Clone me a Modo (procedurally, that is)

If it wasn’t bad enough that we have to update our software every few months or every year, tiered roll-outs of major versions have now become all the latest trend. Aside from the devastating psychological effects – you always feel like you paid for something that you are not getting and have to continue to pay to actually get it – it leaves you with the issue of having to adapt your workflows over and over again. Sadly, Modo has adopted this scheme all too well and so it is only now, about half a year after the initial version of the 10.x cycle has been released, that we’re talking about the “real” thing with Modo 10.2. So what’s new?

First and foremost I want to mention of course the procedural cloning and replication tools. It seems so silly that something fundamental like a radial array wasn’t part of the original feature set in 10.1, which ridiculed the whole idea of procedural modelling on some level. Tweaking the number of spokes on a wheel really is a way more obvious use case to keep things parametric than applying funky beveling to a flat plane based on random selections. If you get my meaning: A lot of what was in there previously had limited value since it still required you to use manual operations way too often. Things are still far from perfect, but at least it’s now possible to clone something, select and delete a bunch of polygons and combine them as one surface with some bevel and bridge operations.

Whether or not this will actually ever become practical to use is another question. One of the things that really rub me the wrong way is the complexity of the procedural networks in Modo. There’s way to many extra nodes required even for what should be simple operations. The usual dance is something like that: You add selection operators to pick out your polygons and apply your operations, but then need to use a Merge Mesh to be able to create a consecutive selection for your next operations. This goes on and on and that way your simple extrusion-based cogwheel from a cylinder ends up looking like you constructed a whole gearbox, at least as far as the node network goes. Assemblies and the new Assembly Aliases, the latter of which can be locked to not expose internal channels and data to the uninitiated, if you so desire, but still, a lot of this just seems wrong to me. You shouldn’t need to obfuscate your internal logic just to allow other people to use it without messing it up.

The funny thing is, the new Schematic-less MeshFusion workflow nicely illustrates that they can make things user-friendly if only they want to. It’s not perfect, either, but, to insert a cheap pun here, it shows that even something like Mesh(Con)Fusion can be tamed in a manner that it’s actually usable without frying your brain over order of operations in a node flow. If there’s one thing, it is that kind of “artist-friendly”, simplistic stuff that would actually win over people from other programs.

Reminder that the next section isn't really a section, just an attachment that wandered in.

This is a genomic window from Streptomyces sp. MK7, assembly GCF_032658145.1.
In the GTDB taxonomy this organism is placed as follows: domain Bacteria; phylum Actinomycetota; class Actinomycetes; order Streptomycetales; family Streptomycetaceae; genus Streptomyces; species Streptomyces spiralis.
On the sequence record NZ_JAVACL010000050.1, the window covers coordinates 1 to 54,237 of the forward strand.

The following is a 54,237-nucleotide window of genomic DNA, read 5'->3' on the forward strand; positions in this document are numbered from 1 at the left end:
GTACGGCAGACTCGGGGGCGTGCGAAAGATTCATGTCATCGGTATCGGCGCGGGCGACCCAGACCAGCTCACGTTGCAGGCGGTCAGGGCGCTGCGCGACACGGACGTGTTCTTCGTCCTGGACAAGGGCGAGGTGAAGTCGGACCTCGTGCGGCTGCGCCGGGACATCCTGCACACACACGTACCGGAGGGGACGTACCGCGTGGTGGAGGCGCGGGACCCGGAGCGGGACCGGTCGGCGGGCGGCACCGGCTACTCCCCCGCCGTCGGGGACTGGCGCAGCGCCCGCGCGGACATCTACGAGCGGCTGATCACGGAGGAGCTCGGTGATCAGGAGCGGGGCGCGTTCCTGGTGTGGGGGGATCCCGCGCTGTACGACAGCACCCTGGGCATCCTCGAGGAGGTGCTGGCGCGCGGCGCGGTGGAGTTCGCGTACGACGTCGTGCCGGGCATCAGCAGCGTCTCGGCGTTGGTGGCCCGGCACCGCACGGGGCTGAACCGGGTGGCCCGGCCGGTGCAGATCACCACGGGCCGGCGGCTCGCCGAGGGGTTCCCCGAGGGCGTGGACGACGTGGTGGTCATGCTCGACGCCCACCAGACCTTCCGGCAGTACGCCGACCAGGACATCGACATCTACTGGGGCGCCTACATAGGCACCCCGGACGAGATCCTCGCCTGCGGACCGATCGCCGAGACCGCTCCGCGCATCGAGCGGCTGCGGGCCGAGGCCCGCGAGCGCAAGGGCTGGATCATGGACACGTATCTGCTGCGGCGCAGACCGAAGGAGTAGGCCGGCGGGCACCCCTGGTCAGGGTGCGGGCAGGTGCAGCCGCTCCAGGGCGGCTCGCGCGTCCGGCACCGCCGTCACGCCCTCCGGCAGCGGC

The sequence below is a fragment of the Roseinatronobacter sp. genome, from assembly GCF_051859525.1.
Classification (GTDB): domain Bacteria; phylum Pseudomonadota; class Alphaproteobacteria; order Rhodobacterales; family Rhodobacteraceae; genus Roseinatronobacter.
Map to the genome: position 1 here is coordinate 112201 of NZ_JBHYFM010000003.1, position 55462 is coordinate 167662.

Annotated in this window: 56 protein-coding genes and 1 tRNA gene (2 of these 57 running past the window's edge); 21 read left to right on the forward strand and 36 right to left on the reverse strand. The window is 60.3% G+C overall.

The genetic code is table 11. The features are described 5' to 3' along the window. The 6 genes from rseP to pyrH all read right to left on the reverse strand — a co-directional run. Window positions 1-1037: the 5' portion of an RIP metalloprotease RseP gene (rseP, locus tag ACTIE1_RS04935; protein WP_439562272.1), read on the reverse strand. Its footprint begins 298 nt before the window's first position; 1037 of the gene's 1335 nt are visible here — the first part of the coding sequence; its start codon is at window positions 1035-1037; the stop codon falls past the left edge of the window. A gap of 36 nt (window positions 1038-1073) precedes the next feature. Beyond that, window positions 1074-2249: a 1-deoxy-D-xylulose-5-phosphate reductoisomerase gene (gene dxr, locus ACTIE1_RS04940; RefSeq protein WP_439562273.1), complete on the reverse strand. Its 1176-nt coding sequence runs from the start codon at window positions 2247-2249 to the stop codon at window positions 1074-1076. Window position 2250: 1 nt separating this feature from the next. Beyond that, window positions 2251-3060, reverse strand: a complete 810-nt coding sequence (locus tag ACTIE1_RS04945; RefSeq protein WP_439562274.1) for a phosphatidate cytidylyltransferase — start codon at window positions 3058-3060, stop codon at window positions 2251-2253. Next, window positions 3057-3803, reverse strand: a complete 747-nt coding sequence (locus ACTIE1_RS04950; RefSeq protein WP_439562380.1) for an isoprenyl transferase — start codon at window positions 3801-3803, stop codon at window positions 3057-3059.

The same could of course be said for everything to do with spline tools. They can go all crazy over their new auto-tool-enable and minor things such as closing splines with a right-click, but the truth simply is that the curve/ spline tools in Modo are just completely crooked and wrong from the ground up. From the way the handles are drawn to how you deal with tangents to that weird and unnecessary distinction between different line and curve types without being able to convert between them easily. I’ve always been critical with Cinema 4D, but even before the major overhaul in last year’s R17, the spline tools there were exponentially superior to what Modo has on offer. In that department Maxon‘s implementation beats The Foundry‘s stuff hands down and it only shows how bad, bad, bad Modo‘s spline tools actually are.

Now for the big one: The auto-retopology. As you may remember, I’m not doing any sculpting nor that much organic modeling, so naturally, I have limited use for this stuff. I gave it a quick whirl with some downloaded high polycount meshes, but how it compares to other such tools I cannot say. What struck me as odd is the lack of interactivity. Controlling the polygon size and flow via pre-saved weight maps (and having to call those up in the actual tool interface via pop-ups) certainly works, but in an age where other programs have interactive tools for scaling, orientation etc. this still feels clunky and inferior. On the bright side, Modo has all the prerequisites in place now and if they add it to the procedural pipeline one day, it could even see some cool uses as a shrink-wrap sort of thing to optimize and fix badly hacked together underlying geometry.

There are some other additions like deformer caching to improve interactivity while working, mesh-based lights and a few more “smart” auto-toggle features to facilitate e.g. component selection based on where you click, but overall the impression lingers, that Modo has turned kind of messy and it’s not really clear where they are headed. Many new workflows and tools are not carried through consequently and feel plugged-on and half-assed. The most apparent shortcoming, however, remain the various performance issues combined with an inconsistent user experience. This completely ruins the fun of working with the procedural stuff for instance. It’s always like you have to wait for the program to reorganize its internal scene graph, update some list or load the data into its viewport. They really need to take a deep breath for version 11 and figure these things out or else Modo ends up being the next Lightwave – lots of legacy issues to carry around that prevent it from ever making as big a splash as it possibly could.

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